One Helle Pretty Knife

Gorgeous and useful, Helle’s 85 years of knifemaking tradition shines through in the Trofé. Each Trofé knife goes through more than 45 manual processes to shape, polish, and illuminate natural materials like darkened oak, stag horn, leather, brass, and curly birchwood. The 3.5-inch drop point blade uses Helle’s triple-laminated stainless steel to get the job done and look good doing it.

Hybrid Training Top

Meant for cold weather running and training, the Tech Trainer Hybrid Jacket from Icebreaker combines the warmth and comfort of wool with high-tech weather resistance like Pertex Quantum fabric and reflectivity.

Hard Use River Shoe

Astral built the Rassler 2.0 as an “exceptionally grippy and rugged, yet lightweight boot that dries fast and drains quick.” It does this with a redesigned sole and upper that protect ankles for sports like fly fishing and whitewater rafting.

Sunglasses at Night

You really should wear these sunglasses at night. Vuarnet designed the Nightlynx to “amplify light when levels are low or completely absent.” The brand claims the mineral lenses enhance visual sharpness at night, dusk, and dawn, as well as in rainy or foggy conditions. Use them driving at night to reduce glare on the road.

Ramped-Up Ripsticks

Elan gave three top-selling ski categories a “Black Edition” upgrade, and that means carbon. The Ripstick, Amphibio, and women’s Delight skis get internal carbon “power shells” wrapping the wood core for increased strength at no weight penalty.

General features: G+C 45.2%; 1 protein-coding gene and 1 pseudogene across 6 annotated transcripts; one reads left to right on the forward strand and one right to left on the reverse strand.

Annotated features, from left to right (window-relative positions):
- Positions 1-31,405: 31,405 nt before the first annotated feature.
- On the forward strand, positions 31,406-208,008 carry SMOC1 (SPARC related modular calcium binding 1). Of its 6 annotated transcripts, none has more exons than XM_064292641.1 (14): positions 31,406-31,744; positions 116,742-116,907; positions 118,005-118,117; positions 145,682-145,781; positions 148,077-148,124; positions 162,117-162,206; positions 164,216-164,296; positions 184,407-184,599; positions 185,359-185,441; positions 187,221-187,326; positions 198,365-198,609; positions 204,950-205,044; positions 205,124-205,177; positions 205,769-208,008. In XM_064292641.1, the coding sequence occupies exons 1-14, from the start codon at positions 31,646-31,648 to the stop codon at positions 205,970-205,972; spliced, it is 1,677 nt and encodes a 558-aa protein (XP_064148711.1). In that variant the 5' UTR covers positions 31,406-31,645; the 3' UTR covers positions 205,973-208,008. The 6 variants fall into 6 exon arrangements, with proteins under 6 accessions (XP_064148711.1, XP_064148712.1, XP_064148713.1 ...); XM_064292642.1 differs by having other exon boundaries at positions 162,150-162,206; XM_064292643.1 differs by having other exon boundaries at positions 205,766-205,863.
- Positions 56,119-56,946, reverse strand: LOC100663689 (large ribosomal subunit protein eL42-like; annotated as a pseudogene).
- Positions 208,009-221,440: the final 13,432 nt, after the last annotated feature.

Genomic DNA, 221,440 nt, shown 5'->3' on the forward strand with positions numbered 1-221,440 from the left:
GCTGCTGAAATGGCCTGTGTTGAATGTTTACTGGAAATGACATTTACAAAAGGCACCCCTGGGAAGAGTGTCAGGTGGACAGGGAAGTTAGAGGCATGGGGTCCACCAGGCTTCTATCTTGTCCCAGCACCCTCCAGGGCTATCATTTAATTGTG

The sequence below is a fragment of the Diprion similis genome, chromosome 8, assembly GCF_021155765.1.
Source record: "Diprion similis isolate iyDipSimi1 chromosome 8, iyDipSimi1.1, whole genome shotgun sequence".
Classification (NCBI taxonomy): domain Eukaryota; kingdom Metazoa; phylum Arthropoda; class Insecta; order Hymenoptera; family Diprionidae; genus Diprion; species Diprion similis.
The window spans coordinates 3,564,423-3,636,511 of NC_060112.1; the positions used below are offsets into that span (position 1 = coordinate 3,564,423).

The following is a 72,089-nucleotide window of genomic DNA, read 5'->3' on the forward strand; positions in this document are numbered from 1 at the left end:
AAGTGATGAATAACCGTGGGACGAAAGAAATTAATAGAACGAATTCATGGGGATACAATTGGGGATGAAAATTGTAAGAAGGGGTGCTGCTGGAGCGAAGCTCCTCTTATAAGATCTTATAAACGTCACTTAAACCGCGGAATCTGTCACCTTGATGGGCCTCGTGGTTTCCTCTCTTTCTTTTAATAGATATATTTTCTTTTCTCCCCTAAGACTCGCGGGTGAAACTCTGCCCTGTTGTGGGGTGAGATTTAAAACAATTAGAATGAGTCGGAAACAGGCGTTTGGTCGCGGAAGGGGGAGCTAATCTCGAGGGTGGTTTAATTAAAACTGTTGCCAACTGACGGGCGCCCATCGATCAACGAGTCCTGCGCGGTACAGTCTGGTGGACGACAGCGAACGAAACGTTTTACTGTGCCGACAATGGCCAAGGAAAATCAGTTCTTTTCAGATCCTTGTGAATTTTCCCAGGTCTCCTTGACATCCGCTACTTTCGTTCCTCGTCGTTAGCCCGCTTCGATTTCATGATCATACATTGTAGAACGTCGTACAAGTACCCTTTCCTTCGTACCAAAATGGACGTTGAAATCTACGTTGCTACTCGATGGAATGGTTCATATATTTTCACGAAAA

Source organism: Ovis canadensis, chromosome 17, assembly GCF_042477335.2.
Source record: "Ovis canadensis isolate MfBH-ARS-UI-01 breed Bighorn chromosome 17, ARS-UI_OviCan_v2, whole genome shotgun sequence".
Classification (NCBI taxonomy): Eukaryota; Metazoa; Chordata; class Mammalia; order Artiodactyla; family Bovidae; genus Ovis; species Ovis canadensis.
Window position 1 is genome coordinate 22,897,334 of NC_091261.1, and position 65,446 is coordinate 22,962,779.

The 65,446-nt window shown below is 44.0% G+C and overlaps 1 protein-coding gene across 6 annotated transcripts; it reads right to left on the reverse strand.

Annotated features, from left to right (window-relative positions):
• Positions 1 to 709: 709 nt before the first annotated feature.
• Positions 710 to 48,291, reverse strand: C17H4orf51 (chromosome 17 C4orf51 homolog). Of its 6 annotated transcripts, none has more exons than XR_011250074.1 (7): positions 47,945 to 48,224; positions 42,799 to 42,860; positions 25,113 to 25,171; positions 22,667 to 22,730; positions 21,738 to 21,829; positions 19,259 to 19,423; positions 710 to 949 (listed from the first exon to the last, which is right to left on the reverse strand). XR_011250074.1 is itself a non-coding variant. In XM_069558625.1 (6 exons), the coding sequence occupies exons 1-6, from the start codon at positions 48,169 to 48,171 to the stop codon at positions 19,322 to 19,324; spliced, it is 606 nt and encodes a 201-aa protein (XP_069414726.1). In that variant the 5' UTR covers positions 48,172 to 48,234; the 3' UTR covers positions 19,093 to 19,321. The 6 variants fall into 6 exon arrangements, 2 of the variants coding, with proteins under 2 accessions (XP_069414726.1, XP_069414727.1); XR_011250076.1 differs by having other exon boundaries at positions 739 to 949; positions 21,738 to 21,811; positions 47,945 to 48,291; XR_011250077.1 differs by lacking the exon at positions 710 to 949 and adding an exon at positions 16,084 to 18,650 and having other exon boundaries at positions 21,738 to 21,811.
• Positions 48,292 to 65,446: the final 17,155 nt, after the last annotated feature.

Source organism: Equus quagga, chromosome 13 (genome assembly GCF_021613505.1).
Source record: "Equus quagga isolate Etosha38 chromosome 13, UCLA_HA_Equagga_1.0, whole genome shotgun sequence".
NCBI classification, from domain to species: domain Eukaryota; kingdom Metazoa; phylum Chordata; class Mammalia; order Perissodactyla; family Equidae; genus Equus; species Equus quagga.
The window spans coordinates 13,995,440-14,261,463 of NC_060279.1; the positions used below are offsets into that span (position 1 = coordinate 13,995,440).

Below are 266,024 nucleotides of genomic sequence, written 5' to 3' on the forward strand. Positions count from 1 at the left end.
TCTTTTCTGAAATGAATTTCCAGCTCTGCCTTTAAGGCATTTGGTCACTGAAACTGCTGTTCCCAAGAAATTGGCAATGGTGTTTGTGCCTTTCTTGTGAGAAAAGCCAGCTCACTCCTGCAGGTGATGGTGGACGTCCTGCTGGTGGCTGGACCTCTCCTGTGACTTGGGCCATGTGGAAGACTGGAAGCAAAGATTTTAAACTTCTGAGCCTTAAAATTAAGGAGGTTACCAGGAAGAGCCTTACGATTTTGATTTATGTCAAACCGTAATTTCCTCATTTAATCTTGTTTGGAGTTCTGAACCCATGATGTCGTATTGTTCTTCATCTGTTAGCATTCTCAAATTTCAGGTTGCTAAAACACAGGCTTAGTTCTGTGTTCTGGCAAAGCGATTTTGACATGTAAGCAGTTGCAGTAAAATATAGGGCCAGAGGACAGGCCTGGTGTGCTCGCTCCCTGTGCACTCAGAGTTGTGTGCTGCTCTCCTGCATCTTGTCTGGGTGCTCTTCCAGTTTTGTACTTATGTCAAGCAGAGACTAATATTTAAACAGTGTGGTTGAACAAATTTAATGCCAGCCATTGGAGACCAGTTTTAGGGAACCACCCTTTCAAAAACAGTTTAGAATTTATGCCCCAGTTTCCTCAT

Patagonia's 'Most Advanced' Base

Patagonia touts the forthcoming Capilene Air as “the most advanced baselayer that Patagonia has ever made.” That’s a big statement from a brand renowned for base layers. Patagonia uses an “exploded” yarn 3D knitted into a seamless, stretchy garment. Made of 51 percent merino wool and 49 percent recycled Capilene, the Capilene Air offers outstanding warmth for its weight. It also breathes, maintains the natural odor-fighting properties of wool, and improves wicking, durability, and dry time compared to conventional merino base layers.

Streamlined Freeski Pack

Arc’teryx designed the Alpha SK 32 Pack as a minimalist option for backcountry skiers. The sleek design carries backcountry essentials and has a patented strap system that allows for diagonal, A-frame, or snowboard vertical carry setups. A helmet-compatible lid also stashes skins, ropes, and other bulky items to keep them accessible. A side zipper gives access to gear without unloading or removing the pack.

Lighter Leather Hiker

Vasque aimed to create a traditional leather hiking boot at modest weight. With the SAGA LTR GTX, consumers get a leather upper, Gore-Tex waterproofing, soles with Vibram Megagrip traction, and a dual-density midsole all at 3 pounds, 5 ounces.